Agreement to One Is Not Consent to All
Addressing a myriad of issues involving unauthorized use of professional models’ photographs for gentlemen’s clubs’ promotional materials, the US Court of Appeals for the Second Circuit held that the district court erred in its interpretation of “consent,” and vacated and remanded to adjudicate the scope of the consent given. The Second Circuit simultaneously affirmed the district court’s dismissal of claims under the Lanham Act and New York corporate and libel law. Electra v. 59 Murray Enterprs., Case No. 19-235 (2d Cir. Feb. 9, 2021) (Pooler, J.)
Eleven famous female models, including celebrity Carmen Electra, brought claims against three gentlemen’s clubs for using photographs of the models without permission. Plaintiffs had posed for the photographs for modeling agencies and signed release agreements for those agencies to use the photos. The clubs were given these photographs through third-party contractors that used the images to promote social events, including advertisements on the clubs’ website and social media. Plaintiffs never provided the clubs with any authorization or written consent to use their photos, nor were they compensated. Plaintiffs maintained that they do not endorse the clubs and were harmed by the unauthorized use of their likeness in association with prurient activities that the clubs promote. The clubs argued that their contractors obtained the images from a catalogue source that they believed had all rights in the images.
The main issues on appeal were whether plaintiffs had provided their “written consent” to the clubs to use their photos when they signed releases with their own agencies (despite never authorizing the clubs to use the photos), and whether the releases barred their claims.
Of the 11 plaintiffs, only six were not time barred, and of those, only two had disputed terms of their agreements. The Court opined for those two plaintiffs.
Under New York Civil Rights Law §§ 50-51 (statutory right of privacy and publicity), it is a misdemeanor to “use for advertising purposes, or for the purposes of trade, the name, portrait or picture of any living person without having first obtained the written consent of such person.” This protects both private individuals and those in the public eye, such as the plaintiffs, if they did not give written permission for that particular use. In deciding whether plaintiffs gave their consent for lawful use, the Second Circuit explained that there is no consent if the use exceeds the terms of the agreement, a factual inquiry into the text and terms of the releases.
The district court granted the clubs summary judgment under § 51 claims, finding that each plaintiff with a timely claim had entered into a “comprehensive” release that “grant[ed] the releasee unlimited rights to the use of the images at issue.” The plaintiffs argued that the district court erred in so finding because the record did not contain releases for the images at issue. The district court did not address whether the releases constituted written consent, but mused that it would be “inconsistent” with the statute for plaintiffs to sign unlimited releases and then claim lack of consent. The Second Circuit disagreed and found the district court’s characterization to be error because the clubs were not parties to, nor intended third-party beneficiaries in, the contracts. Thus, the plaintiffs did not give consent to the clubs under the agreements to use their photos. Written consent to one party is not a blanket agreement for all to use the images for any purpose. Rather, the Court explained that under § 51, plaintiffs are free to protect themselves from exploitation of their likeness against “all the world,” with the exception of those whom they agreed could use their likeness. Ruling that plaintiffs established that the clubs used their images without written consent, and that plaintiffs were entitled to summary judgment and a permanent injunction, the Court remanded the case for the district court to determine fair market value for purposes of calculating compensatory damages.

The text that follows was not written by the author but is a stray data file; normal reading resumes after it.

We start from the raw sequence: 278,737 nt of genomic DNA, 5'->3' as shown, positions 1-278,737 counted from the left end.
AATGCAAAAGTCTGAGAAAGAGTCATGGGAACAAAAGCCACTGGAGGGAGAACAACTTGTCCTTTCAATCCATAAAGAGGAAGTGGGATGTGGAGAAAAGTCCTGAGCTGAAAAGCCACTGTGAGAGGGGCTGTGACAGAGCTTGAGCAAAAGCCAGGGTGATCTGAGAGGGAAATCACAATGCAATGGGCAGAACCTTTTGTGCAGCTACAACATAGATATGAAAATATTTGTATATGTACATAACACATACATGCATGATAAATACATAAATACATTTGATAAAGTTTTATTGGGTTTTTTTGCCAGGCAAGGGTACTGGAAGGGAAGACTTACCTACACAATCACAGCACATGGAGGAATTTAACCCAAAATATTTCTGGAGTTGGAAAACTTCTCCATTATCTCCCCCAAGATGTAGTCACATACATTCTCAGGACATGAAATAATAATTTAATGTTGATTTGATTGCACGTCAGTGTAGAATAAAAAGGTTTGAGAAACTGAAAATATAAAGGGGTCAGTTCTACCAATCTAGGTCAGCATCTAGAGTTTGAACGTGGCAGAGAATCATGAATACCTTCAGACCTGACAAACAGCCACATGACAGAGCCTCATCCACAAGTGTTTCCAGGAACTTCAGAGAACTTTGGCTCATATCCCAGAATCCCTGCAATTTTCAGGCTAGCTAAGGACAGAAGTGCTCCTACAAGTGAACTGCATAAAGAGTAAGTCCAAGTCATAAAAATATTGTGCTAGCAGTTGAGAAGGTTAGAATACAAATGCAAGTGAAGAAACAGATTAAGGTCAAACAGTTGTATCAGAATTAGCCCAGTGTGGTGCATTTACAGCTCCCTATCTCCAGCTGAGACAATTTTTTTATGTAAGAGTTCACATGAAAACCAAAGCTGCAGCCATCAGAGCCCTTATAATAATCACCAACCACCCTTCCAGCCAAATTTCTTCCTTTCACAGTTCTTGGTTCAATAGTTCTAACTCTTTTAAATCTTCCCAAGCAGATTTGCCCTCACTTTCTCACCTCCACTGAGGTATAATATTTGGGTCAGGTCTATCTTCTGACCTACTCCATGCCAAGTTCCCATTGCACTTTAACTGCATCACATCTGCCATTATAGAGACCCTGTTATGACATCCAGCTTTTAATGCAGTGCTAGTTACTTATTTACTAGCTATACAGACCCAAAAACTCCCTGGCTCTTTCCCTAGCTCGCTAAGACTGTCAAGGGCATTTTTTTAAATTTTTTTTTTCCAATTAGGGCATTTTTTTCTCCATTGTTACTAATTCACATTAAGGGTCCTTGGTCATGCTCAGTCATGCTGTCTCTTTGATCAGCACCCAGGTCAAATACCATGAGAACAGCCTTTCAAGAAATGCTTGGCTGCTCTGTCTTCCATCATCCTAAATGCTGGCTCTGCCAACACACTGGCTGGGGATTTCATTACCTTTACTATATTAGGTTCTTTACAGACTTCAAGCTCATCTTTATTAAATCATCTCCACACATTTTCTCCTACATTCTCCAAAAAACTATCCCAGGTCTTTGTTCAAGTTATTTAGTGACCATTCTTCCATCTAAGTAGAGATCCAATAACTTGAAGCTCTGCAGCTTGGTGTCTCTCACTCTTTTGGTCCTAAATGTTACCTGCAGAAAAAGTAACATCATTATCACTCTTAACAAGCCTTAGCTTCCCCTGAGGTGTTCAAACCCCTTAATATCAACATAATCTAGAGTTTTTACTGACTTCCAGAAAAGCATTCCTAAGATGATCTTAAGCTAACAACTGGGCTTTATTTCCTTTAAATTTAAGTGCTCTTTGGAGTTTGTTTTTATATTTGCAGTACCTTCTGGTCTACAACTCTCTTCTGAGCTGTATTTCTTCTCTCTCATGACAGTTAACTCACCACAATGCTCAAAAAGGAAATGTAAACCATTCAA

Plaintiffs had also appealed dismissal of their claims under the federal Lanham Act for trademark infringement, and under New York business law and libel law. The Second Circuit affirmed the dismissal of those claims. For the Lanham Act, plaintiffs failed to prove likelihood of consumer confusion based on whether plaintiffs were recognizable in the photos, as the Court found their survey of club goers’ perceptions of the ads defective. The Court also found that plaintiffs failed to prove bad faith because the clubs merely failed to investigate whether their third-party contractors had secured legal rights in the images. Plaintiffs’ general business law argument failed because they did not prove that the clubs’ business practices were deceptive, as the misconduct complained of was not consumer oriented in terms of damage; rather, it was seeking a remedy for a private injury to the plaintiffs. The Second Circuit did not find merit in the claim that the clubs committed libel based on false defamatory statements (i.e., viewers interpreting that plaintiffs were strippers at the clubs), finding that viewers could understand the ads to have multiple meanings (for example, that the plaintiffs were merely modeling for the clubs, not employed by them).
Finally, the Court addressed an issue regarding the sufficiency of a parties’ offer of judgment based on an offer and reply, finding that there had been no “meeting of the minds” on the offer because of ambiguity on the most crucial term, the compensation amount.
This article was written by Darra Loganzo.